Is your desk photo giving away important data?
With many of us making a hurried move to working from home due to the current Covid19 situation , social media has been flooded with people proudly posing on Zoom calls or showing off their new home office set — up. But what data risks do those pictures pose and what can you do to mitigate them?
As cyber security experts it’s unlikely you see a picture of our desks on LinkedIn, but as the trend for showing off how well you are working at home shows no signs of abating, here’s what we recommend you look out for in particular.
The risks of taking pictures at your desk — passwords
Is your wifi password stuck on your monitor or laptop? Do you keep the handy little card supplied with your router by your desk for ease of sharing with guests? Make sure it’s not in the picture or you risk exposing your home network to hacking.
And while we’re talking about home networks and hacking, best practise for working from home and keeping your data secure would require a separate network for your work laptop or PC to connect to. As this is largely impractical we recommend using a Virtual Private Network (a VPN) so that your data is kept on a separate, more secure network. It’s inexpensive, easy to set up and requires no advanced IT ability, but it will help keep your data secure.
What’s on your screen?
Open files, emails in your inbox or other things pinned to your desktop can all be visible when you take a quick snap of your desk.
The cameras in the current generation of smart phones allow a serious amount of zooming in without losing quality, so anything that’s open on your laptop or PC becomes readable if you try, even though it looks small on your original picture. The same goes for family photos in the background, passwords or account details written on post-its on your desk, business cards or other information that you could have lying around.
In particular, apps that you use could have backdoors within them that hackers are aware of. Seeing them on your desktop could open you up to a targeted attack using known security flaws.
Another risk is showing the ID of the Zoom call you were on — you’ll find it in the top left-hand corner. If your meeting is a recurring one the ID will stay the same and as Zoom bombing is an increasing risk, letting others know your meeting IDs isn’t the best idea.
Say what?! Yep, Z oom bombing is the new name for . It tends to happen when the call ID has been publicised, often within an event listing as so many people are trying to switch their in-person business models to online. people dropping into your Zoom calls uninvited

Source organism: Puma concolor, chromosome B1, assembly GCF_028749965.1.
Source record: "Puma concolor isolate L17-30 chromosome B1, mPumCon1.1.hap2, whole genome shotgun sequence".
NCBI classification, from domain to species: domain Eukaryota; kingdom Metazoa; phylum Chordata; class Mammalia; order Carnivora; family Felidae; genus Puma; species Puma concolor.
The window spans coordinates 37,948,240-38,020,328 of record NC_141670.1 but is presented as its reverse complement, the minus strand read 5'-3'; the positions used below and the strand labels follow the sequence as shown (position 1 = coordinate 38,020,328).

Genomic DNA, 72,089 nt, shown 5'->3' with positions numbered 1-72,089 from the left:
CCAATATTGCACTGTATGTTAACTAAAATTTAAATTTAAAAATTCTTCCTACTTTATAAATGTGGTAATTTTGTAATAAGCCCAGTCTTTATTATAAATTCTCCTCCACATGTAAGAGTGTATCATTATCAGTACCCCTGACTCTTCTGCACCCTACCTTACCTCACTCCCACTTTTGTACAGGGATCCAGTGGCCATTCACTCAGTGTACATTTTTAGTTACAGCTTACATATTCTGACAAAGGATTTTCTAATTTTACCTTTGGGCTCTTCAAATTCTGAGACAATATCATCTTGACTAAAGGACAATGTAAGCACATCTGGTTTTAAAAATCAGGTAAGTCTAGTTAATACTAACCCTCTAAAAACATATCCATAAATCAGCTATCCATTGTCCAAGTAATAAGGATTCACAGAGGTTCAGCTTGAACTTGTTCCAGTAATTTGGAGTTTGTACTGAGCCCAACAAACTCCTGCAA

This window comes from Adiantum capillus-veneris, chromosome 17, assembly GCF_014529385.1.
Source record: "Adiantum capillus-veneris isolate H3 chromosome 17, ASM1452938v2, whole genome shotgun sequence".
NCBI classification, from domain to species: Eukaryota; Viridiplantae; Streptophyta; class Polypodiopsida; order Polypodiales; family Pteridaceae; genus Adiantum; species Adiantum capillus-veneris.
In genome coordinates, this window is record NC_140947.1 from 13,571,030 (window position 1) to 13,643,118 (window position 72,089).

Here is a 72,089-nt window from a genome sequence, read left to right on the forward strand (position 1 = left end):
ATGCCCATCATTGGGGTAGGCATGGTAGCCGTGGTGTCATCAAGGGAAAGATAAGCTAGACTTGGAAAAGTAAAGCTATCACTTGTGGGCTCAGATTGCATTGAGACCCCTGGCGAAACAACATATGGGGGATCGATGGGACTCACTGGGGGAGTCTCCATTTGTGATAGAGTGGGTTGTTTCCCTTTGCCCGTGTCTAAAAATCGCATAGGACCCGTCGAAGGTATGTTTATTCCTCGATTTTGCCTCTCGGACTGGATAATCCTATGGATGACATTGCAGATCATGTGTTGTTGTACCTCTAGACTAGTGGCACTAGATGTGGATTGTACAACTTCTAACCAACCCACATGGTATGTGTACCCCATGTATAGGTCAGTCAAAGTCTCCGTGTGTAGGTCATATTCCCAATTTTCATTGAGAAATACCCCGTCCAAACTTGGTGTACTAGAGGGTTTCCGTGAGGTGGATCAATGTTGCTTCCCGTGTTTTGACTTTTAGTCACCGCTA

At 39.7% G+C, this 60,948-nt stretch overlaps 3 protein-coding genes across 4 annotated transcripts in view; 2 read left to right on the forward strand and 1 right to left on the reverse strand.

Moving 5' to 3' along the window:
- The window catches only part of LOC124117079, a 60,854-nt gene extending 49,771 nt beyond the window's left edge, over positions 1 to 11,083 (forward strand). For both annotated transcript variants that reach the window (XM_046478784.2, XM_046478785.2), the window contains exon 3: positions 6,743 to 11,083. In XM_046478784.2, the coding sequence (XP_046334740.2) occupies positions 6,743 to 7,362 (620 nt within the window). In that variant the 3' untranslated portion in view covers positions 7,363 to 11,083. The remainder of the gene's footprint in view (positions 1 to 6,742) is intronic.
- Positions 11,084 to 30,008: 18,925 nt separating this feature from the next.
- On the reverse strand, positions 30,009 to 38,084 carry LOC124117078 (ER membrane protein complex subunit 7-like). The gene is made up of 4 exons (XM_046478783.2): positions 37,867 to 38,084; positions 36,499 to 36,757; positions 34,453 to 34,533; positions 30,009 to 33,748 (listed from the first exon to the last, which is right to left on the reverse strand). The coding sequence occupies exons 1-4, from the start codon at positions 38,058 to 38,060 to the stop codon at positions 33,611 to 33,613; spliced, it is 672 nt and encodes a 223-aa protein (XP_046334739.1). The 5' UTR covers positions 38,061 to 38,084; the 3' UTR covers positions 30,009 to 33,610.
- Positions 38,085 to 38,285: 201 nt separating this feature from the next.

The result is someone taking over your Zoom call, potentially putting pornographic or other offensive material on the screen — even if you’ve turned off the option for others to screenshare — and malicious links being shared in the chat function which allow hackers to browse people’s systems while they pay attention to your training/meeting.
This kind of tactic tends to be more of a risk when there are many people on a call, not just a few colleagues who know one another, and Zoom has quickly rolled out some security changes to try to mitigate concerns. These include passwords now being required to join calls and a waiting room where people have to stay until the call host invites them into the call. These features were already available but have now been enabled as standard.
Zoom was designed as a consumer, not business, platform first and foremost, so ease of use is at its heart. Platforms designed this way tend to have to run to catch up on security issues, so consider using other options such as Microsoft Teams if you need a more secure environment.
Potential consequences of losing data by posting desk pictures
The risks you’re opening yourself up to range from having your data stolen up to allowing your clients’ data to be stolen — and the resulting issue of having to report this to the Information Commissioner’s Office, the embarrassment of letting your clients know and potentially facing a fine.
Your system could be hacked and used as a backdoor to get into your clients’ systems, or your data could be used to hold you to ransom.
Any of the potential consequences of losing data by posting a picture of your desk online could lead to a serious amount of costs being incurred to set things right. So the next time you want to show off your swish new desk/laptop/latest Zoom call, make sure you clear up the surrounding area to get rid of any risks — or better still, don’t post the picture!
Got a cyber security question? Get in touch and we’ll get back to you ASAP.